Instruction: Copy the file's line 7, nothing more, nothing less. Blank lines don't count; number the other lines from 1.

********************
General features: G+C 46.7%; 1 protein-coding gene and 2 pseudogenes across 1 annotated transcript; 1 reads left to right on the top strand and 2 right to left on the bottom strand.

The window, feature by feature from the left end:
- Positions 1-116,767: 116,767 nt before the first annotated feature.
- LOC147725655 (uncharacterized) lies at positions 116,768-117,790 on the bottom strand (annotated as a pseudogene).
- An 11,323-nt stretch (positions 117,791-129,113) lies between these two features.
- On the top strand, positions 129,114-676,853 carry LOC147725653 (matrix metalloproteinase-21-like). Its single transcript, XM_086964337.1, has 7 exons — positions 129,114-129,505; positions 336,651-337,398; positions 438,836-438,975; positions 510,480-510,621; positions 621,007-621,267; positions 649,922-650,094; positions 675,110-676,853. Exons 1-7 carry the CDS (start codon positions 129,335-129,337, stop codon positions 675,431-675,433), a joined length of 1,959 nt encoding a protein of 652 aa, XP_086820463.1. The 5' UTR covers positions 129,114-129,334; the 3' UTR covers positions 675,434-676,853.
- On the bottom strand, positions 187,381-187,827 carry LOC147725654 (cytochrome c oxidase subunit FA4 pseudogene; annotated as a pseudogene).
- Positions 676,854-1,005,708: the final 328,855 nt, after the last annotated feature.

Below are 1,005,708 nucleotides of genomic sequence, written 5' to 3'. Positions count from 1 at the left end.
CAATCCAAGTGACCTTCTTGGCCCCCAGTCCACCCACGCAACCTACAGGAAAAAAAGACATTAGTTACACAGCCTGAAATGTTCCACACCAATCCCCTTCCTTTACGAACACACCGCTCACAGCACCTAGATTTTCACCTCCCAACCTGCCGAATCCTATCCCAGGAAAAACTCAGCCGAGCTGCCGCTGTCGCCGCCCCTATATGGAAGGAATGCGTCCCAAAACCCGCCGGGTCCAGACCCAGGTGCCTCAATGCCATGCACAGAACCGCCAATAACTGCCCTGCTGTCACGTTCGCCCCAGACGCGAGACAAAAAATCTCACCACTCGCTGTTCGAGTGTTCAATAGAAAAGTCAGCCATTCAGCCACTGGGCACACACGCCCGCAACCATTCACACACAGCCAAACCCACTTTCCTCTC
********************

- On the bottom strand, positions 187,381-187,827 carry LOC147725654 (cytochrome c oxidase subunit FA4 pseudogene; annotated as a pseudogene).